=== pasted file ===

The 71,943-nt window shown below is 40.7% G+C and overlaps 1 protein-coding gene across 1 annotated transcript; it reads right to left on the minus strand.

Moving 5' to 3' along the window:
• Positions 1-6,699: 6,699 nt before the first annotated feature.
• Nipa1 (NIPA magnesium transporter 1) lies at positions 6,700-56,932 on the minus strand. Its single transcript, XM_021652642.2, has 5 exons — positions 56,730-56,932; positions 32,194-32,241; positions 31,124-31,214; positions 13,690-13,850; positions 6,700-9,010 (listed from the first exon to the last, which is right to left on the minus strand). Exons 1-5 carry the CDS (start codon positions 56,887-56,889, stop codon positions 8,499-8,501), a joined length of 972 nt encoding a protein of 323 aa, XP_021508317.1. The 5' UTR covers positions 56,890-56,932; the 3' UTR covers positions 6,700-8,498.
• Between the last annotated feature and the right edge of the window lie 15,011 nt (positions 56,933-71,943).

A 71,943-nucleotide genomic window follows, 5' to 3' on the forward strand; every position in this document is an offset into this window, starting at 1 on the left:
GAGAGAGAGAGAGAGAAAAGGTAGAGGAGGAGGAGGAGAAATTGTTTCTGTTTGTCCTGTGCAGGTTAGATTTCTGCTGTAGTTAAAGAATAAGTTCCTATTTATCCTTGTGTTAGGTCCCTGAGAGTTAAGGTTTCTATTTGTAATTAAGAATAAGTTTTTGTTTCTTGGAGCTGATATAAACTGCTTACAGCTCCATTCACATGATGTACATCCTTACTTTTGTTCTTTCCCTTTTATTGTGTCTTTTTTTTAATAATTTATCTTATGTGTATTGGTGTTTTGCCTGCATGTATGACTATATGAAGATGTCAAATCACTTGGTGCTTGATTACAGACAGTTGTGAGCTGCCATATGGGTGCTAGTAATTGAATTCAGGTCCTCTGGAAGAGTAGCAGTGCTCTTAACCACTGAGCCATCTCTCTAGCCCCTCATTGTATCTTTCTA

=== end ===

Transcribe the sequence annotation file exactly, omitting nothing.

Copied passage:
The 71,943-nt window shown below is 40.7% G+C and overlaps 1 protein-coding gene across 1 annotated transcript; it reads right to left on the minus strand.

Moving 5' to 3' along the window:
• Positions 1-6,699: 6,699 nt before the first annotated feature.
• Nipa1 (NIPA magnesium transporter 1) lies at positions 6,700-56,932 on the minus strand. Its single transcript, XM_021652642.2, has 5 exons — positions 56,730-56,932; positions 32,194-32,241; positions 31,124-31,214; positions 13,690-13,850; positions 6,700-9,010 (listed from the first exon to the last, which is right to left on the minus strand). Exons 1-5 carry the CDS (start codon positions 56,887-56,889, stop codon positions 8,499-8,501), a joined length of 972 nt encoding a protein of 323 aa, XP_021508317.1. The 5' UTR covers positions 56,890-56,932; the 3' UTR covers positions 6,700-8,498.
• Between the last annotated feature and the right edge of the window lie 15,011 nt (positions 56,933-71,943).

A 71,943-nucleotide genomic window follows, 5' to 3' on the forward strand; every position in this document is an offset into this window, starting at 1 on the left:
GAGAGAGAGAGAGAGAAAAGGTAGAGGAGGAGGAGGAGAAATTGTTTCTGTTTGTCCTGTGCAGGTTAGATTTCTGCTGTAGTTAAAGAATAAGTTCCTATTTATCCTTGTGTTAGGTCCCTGAGAGTTAAGGTTTCTATTTGTAATTAAGAATAAGTTTTTGTTTCTTGGAGCTGATATAAACTGCTTACAGCTCCATTCACATGATGTACATCCTTACTTTTGTTCTTTCCCTTTTATTGTGTCTTTTTTTTAATAATTTATCTTATGTGTATTGGTGTTTTGCCTGCATGTATGACTATATGAAGATGTCAAATCACTTGGTGCTTGATTACAGACAGTTGTGAGCTGCCATATGGGTGCTAGTAATTGAATTCAGGTCCTCTGGAAGAGTAGCAGTGCTCTTAACCACTGAGCCATCTCTCTAGCCCCTCATTGTATCTTTCTA